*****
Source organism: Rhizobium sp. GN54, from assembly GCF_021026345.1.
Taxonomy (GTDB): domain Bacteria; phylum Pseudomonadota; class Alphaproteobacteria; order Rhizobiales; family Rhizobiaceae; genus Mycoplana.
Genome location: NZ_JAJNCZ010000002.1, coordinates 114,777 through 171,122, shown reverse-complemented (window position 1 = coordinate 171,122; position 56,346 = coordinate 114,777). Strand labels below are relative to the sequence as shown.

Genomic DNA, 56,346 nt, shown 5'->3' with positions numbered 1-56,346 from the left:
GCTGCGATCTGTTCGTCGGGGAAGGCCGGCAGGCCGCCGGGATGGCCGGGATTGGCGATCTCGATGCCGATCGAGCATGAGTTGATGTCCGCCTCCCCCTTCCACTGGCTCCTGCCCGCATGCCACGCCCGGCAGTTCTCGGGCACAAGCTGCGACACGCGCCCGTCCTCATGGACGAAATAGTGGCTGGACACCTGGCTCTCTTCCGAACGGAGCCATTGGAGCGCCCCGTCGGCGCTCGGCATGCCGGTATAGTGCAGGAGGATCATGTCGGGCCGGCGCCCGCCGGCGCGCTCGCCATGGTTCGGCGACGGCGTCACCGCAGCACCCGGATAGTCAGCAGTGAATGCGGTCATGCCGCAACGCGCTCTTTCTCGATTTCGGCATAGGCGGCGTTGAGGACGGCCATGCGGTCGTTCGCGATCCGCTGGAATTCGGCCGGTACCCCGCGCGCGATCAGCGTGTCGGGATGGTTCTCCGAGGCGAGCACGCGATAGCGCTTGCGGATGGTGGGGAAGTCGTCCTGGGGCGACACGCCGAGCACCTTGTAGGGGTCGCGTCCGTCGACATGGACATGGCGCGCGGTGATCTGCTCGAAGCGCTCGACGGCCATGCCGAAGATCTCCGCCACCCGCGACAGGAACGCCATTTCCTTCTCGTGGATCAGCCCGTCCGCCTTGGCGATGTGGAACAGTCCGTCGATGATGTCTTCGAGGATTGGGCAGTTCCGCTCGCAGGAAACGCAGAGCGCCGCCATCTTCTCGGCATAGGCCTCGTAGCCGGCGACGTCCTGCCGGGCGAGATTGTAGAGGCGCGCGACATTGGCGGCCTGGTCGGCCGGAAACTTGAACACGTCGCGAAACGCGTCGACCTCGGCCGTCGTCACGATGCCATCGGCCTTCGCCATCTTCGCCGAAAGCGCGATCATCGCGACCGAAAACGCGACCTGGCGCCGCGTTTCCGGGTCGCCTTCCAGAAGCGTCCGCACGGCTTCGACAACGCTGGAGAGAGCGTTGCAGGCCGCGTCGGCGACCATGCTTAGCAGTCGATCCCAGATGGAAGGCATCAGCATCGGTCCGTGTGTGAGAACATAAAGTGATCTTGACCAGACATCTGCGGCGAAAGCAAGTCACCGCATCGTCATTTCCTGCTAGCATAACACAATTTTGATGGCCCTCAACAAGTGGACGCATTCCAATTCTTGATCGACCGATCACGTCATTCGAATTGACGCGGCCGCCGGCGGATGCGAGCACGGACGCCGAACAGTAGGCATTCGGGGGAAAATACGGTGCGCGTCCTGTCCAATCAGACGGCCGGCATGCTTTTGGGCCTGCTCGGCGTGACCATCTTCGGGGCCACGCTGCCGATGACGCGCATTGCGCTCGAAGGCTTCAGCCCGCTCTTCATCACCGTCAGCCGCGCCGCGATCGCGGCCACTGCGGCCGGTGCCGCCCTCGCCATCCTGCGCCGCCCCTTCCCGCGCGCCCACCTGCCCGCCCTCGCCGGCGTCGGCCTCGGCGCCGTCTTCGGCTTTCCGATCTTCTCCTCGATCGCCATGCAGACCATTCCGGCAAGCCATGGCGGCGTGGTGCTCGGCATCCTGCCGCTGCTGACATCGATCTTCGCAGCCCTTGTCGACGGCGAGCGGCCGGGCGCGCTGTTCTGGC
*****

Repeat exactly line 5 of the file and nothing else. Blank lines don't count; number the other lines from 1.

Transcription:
GCTGCGATCTGTTCGTCGGGGAAGGCCGGCAGGCCGCCGGGATGGCCGGGATTGGCGATCTCGATGCCGATCGAGCATGAGTTGATGTCCGCCTCCCCCTTCCACTGGCTCCTGCCCGCATGCCACGCCCGGCAGTTCTCGGGCACAAGCTGCGACACGCGCCCGTCCTCATGGACGAAATAGTGGCTGGACACCTGGCTCTCTTCCGAACGGAGCCATTGGAGCGCCCCGTCGGCGCTCGGCATGCCGGTATAGTGCAGGAGGATCATGTCGGGCCGGCGCCCGCCGGCGCGCTCGCCATGGTTCGGCGACGGCGTCACCGCAGCACCCGGATAGTCAGCAGTGAATGCGGTCATGCCGCAACGCGCTCTTTCTCGATTTCGGCATAGGCGGCGTTGAGGACGGCCATGCGGTCGTTCGCGATCCGCTGGAATTCGGCCGGTACCCCGCGCGCGATCAGCGTGTCGGGATGGTTCTCCGAGGCGAGCACGCGATAGCGCTTGCGGATGGTGGGGAAGTCGTCCTGGGGCGACACGCCGAGCACCTTGTAGGGGTCGCGTCCGTCGACATGGACATGGCGCGCGGTGATCTGCTCGAAGCGCTCGACGGCCATGCCGAAGATCTCCGCCACCCGCGACAGGAACGCCATTTCCTTCTCGTGGATCAGCCCGTCCGCCTTGGCGATGTGGAACAGTCCGTCGATGATGTCTTCGAGGATTGGGCAGTTCCGCTCGCAGGAAACGCAGAGCGCCGCCATCTTCTCGGCATAGGCCTCGTAGCCGGCGACGTCCTGCCGGGCGAGATTGTAGAGGCGCGCGACATTGGCGGCCTGGTCGGCCGGAAACTTGAACACGTCGCGAAACGCGTCGACCTCGGCCGTCGTCACGATGCCATCGGCCTTCGCCATCTTCGCCGAAAGCGCGATCATCGCGACCGAAAACGCGACCTGGCGCCGCGTTTCCGGGTCGCCTTCCAGAAGCGTCCGCACGGCTTCGACAACGCTGGAGAGAGCGTTGCAGGCCGCGTCGGCGACCATGCTTAGCAGTCGATCCCAGATGGAAGGCATCAGCATCGGTCCGTGTGTGAGAACATAAAGTGATCTTGACCAGACATCTGCGGCGAAAGCAAGTCACCGCATCGTCATTTCCTGCTAGCATAACACAATTTTGATGGCCCTCAACAAGTGGACGCATTCCAATTCTTGATCGACCGATCACGTCATTCGAATTGACGCGGCCGCCGGCGGATGCGAGCACGGACGCCGAACAGTAGGCATTCGGGGGAAAATACGGTGCGCGTCCTGTCCAATCAGACGGCCGGCATGCTTTTGGGCCTGCTCGGCGTGACCATCTTCGGGGCCACGCTGCCGATGACGCGCATTGCGCTCGAAGGCTTCAGCCCGCTCTTCATCACCGTCAGCCGCGCCGCGATCGCGGCCACTGCGGCCGGTGCCGCCCTCGCCATCCTGCGCCGCCCCTTCCCGCGCGCCCACCTGCCCGCCCTCGCCGGCGTCGGCCTCGGCGCCGTCTTCGGCTTTCCGATCTTCTCCTCGATCGCCATGCAGACCATTCCGGCAAGCCATGGCGGCGTGGTGCTCGGCATCCTGCCGCTGCTGACATCGATCTTCGCAGCCCTTGTCGACGGCGAGCGGCCGGGCGCGCTGTTCTGGC